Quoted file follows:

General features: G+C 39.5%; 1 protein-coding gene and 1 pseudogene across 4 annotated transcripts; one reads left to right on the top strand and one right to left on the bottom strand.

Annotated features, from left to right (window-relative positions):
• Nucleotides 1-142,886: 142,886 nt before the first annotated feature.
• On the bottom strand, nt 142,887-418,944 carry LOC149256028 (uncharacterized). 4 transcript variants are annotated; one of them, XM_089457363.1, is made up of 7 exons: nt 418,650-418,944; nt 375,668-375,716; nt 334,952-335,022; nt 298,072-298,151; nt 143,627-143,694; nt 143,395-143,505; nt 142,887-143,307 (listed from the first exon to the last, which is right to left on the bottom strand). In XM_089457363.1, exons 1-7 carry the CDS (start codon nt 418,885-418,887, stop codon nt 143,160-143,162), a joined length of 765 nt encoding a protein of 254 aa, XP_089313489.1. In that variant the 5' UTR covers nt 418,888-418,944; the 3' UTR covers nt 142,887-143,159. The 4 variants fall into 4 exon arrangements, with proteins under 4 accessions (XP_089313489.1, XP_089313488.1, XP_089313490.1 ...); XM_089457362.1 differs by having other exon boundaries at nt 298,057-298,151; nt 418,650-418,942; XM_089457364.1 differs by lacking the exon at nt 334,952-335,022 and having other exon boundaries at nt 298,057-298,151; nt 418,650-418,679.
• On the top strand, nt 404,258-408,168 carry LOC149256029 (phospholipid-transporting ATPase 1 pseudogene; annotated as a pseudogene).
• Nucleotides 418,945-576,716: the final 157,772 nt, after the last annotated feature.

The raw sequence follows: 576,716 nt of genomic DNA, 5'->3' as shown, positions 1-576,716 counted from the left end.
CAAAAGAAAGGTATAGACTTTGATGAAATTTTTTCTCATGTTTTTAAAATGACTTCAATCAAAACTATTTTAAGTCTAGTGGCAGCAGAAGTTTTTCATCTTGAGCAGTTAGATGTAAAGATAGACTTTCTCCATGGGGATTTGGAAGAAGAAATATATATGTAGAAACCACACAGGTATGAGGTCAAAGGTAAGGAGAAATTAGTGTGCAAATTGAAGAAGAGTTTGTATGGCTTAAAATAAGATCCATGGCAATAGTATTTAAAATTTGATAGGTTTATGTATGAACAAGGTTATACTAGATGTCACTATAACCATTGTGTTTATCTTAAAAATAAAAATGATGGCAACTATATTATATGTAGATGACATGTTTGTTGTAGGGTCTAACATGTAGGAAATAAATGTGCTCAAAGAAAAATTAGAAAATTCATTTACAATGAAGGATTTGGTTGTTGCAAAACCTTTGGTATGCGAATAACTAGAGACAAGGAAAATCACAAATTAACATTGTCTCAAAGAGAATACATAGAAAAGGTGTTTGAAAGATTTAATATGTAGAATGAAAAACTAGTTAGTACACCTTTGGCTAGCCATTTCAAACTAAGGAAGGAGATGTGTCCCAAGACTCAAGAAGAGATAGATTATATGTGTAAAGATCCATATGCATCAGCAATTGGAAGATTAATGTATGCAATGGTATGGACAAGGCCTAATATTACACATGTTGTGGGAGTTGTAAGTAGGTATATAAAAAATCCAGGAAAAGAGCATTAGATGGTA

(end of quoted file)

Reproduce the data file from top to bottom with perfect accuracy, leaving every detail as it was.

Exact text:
General features: G+C 39.5%; 1 protein-coding gene and 1 pseudogene across 4 annotated transcripts; one reads left to right on the top strand and one right to left on the bottom strand.

Annotated features, from left to right (window-relative positions):
• Nucleotides 1-142,886: 142,886 nt before the first annotated feature.
• On the bottom strand, nt 142,887-418,944 carry LOC149256028 (uncharacterized). 4 transcript variants are annotated; one of them, XM_089457363.1, is made up of 7 exons: nt 418,650-418,944; nt 375,668-375,716; nt 334,952-335,022; nt 298,072-298,151; nt 143,627-143,694; nt 143,395-143,505; nt 142,887-143,307 (listed from the first exon to the last, which is right to left on the bottom strand). In XM_089457363.1, exons 1-7 carry the CDS (start codon nt 418,885-418,887, stop codon nt 143,160-143,162), a joined length of 765 nt encoding a protein of 254 aa, XP_089313489.1. In that variant the 5' UTR covers nt 418,888-418,944; the 3' UTR covers nt 142,887-143,159. The 4 variants fall into 4 exon arrangements, with proteins under 4 accessions (XP_089313489.1, XP_089313488.1, XP_089313490.1 ...); XM_089457362.1 differs by having other exon boundaries at nt 298,057-298,151; nt 418,650-418,942; XM_089457364.1 differs by lacking the exon at nt 334,952-335,022 and having other exon boundaries at nt 298,057-298,151; nt 418,650-418,679.
• On the top strand, nt 404,258-408,168 carry LOC149256029 (phospholipid-transporting ATPase 1 pseudogene; annotated as a pseudogene).
• Nucleotides 418,945-576,716: the final 157,772 nt, after the last annotated feature.

The raw sequence follows: 576,716 nt of genomic DNA, 5'->3' as shown, positions 1-576,716 counted from the left end.
CAAAAGAAAGGTATAGACTTTGATGAAATTTTTTCTCATGTTTTTAAAATGACTTCAATCAAAACTATTTTAAGTCTAGTGGCAGCAGAAGTTTTTCATCTTGAGCAGTTAGATGTAAAGATAGACTTTCTCCATGGGGATTTGGAAGAAGAAATATATATGTAGAAACCACACAGGTATGAGGTCAAAGGTAAGGAGAAATTAGTGTGCAAATTGAAGAAGAGTTTGTATGGCTTAAAATAAGATCCATGGCAATAGTATTTAAAATTTGATAGGTTTATGTATGAACAAGGTTATACTAGATGTCACTATAACCATTGTGTTTATCTTAAAAATAAAAATGATGGCAACTATATTATATGTAGATGACATGTTTGTTGTAGGGTCTAACATGTAGGAAATAAATGTGCTCAAAGAAAAATTAGAAAATTCATTTACAATGAAGGATTTGGTTGTTGCAAAACCTTTGGTATGCGAATAACTAGAGACAAGGAAAATCACAAATTAACATTGTCTCAAAGAGAATACATAGAAAAGGTGTTTGAAAGATTTAATATGTAGAATGAAAAACTAGTTAGTACACCTTTGGCTAGCCATTTCAAACTAAGGAAGGAGATGTGTCCCAAGACTCAAGAAGAGATAGATTATATGTGTAAAGATCCATATGCATCAGCAATTGGAAGATTAATGTATGCAATGGTATGGACAAGGCCTAATATTACACATGTTGTGGGAGTTGTAAGTAGGTATATAAAAAATCCAGGAAAAGAGCATTAGATGGTA